I had the honor of contributing to the US World War I Centennial Commission’s Weekly Podcast today, where I tried to get folks up to speed on the state of the American coal industry in December 1917. Whether or not I was successful in that venture is up for debate, but it did force me to review the fascinating story of the United States Fuel Administration, and its overwhelmed leader, Harry Garfield.
The USFA was created in September of 1917 and charged with a pretty monumental task: straightening out the nation’s byzantine fuel distribution network. Americans had no problem raising coal in the World War I years–the industry opened up over 1,300 new mines from 1917-18. But getting it to industrial and residential consumers was an altogether different story. As it turns out, railroads liked to turn a profit, and although many manufacturers signed contracts for coal delivery, the managers of coal-carrying railroads were more inclined to send full cars to the highest bidder. In many cases, coal accumulated at the mine mouth for want of transportation, only for mine operators to learn their coal cars had been dispatched elsewhere. By December 1917 this problem was chronic, and despite the USFA’s plea to consumers to purchase their winter’s supply of fuel in the warm months–hence their beautiful posters that demanded folks to “Order Coal Now” and that “Uncle Sam Needs that Extra Shovelful.”
Into the breach stepped Harry Garfield, the president of Williams College and a rather naive believer in the ability of government agencies to effect positive change in the marketplace. Garfield knew the law and academia, but he didn’t really know the coal trade, which became obvious when he engaged in a program of price fixing–never popular among consumers–and the Closing Order of 1918 that created “idle Mondays,” effectively shutting industry down for four days in January 1918 and then one day a week until March. Harry was the son of President James Garfield, who was tragically assassinated, so he was hardly a dewy eyed novice to politics, but he never anticipated how vicious consumers of coal could be when deprived of fuel. “The order itself inflicts a profound mortification on the American people, which in my judgement, they will not forget for a long time,” Harvard’s president Charles W. Eliot declared. “No one of the belligerent nations in Europe, except Russia, has been forced to admit such incompetence in public administration.” Besides not adhering to the honor code among college presidents, Eliot summarized what many other Americans thought about the USFA’s “idle Mondays”: the only thing worse could be a Bolshevik Revolution.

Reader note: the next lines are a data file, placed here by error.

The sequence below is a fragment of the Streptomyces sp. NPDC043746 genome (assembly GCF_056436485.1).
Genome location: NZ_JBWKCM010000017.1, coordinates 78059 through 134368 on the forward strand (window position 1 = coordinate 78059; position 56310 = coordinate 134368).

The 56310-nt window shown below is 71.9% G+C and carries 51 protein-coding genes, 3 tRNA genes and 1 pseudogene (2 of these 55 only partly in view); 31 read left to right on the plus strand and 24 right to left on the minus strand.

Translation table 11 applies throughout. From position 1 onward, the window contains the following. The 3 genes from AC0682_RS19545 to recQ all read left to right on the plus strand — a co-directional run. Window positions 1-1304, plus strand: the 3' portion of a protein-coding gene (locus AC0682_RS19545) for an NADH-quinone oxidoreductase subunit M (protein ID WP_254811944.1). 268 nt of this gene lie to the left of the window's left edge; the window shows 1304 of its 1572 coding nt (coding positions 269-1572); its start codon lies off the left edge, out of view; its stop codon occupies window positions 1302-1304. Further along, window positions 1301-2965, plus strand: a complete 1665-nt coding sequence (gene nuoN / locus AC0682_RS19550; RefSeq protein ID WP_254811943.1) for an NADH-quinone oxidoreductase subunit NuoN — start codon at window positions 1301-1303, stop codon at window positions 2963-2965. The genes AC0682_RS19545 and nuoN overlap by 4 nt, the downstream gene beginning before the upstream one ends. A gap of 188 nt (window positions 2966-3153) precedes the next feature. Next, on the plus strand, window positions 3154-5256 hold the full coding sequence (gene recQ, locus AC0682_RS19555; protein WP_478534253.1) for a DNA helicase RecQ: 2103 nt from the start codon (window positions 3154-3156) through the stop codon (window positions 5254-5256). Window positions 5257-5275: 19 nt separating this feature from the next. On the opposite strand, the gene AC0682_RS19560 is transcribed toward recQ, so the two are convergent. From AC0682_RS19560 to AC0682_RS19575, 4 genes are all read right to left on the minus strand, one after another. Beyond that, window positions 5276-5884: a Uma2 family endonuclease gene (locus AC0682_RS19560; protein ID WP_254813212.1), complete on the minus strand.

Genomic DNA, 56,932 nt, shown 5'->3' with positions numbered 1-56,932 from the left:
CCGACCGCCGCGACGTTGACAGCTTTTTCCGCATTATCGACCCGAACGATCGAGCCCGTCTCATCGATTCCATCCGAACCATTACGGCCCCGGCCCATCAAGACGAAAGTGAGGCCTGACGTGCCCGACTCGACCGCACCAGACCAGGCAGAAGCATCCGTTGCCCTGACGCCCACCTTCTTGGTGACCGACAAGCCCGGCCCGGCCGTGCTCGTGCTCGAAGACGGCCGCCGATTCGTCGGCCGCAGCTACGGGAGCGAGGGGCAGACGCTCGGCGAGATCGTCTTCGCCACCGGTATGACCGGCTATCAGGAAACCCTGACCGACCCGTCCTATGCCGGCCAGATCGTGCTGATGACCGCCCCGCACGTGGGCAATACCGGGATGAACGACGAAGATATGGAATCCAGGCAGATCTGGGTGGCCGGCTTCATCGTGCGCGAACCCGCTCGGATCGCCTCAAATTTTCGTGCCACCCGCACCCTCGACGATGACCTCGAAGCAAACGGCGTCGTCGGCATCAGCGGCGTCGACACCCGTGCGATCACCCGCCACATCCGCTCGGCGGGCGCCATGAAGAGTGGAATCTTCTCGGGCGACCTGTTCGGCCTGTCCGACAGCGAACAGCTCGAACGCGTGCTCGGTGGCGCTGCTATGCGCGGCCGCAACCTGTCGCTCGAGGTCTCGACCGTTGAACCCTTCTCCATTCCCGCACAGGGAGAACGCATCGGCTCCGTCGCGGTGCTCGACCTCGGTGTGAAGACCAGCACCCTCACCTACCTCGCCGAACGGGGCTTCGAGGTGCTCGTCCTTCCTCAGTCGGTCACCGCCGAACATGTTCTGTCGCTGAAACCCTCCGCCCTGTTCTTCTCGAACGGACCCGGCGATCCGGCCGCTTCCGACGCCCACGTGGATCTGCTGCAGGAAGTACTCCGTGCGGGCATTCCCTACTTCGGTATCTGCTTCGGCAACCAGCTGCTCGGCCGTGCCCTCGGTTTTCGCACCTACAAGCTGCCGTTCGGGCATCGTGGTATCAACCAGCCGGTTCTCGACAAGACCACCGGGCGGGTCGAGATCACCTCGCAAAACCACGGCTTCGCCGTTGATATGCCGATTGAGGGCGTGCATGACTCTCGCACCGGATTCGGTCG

Luckily, the USFA closed its doors soon after the end of the war, and Garfield returned to the more calm halls of academia–although I suspect he and Eliot didn’t socialize much at the annual college president’s banquet. The sad thing about this decision is that it wasn’t the miners, the managers, or the retailers in the coal industry that were to blame for the fuel shortages that Garfield tried to address; it was the railroads. So once the United States Railway Administration effectively nationalized them, the shortages were mitigated.
I’ve written quite a bit in Home Fires about the suspicion, fear and loathing that American consumers had for the major actors in the coal trade, even as they found themselves utterly dependent upon them for fuel. Sorry to say that Harry Garfield got himself mixed up in the hate; if only he knew what he was getting into in 1917!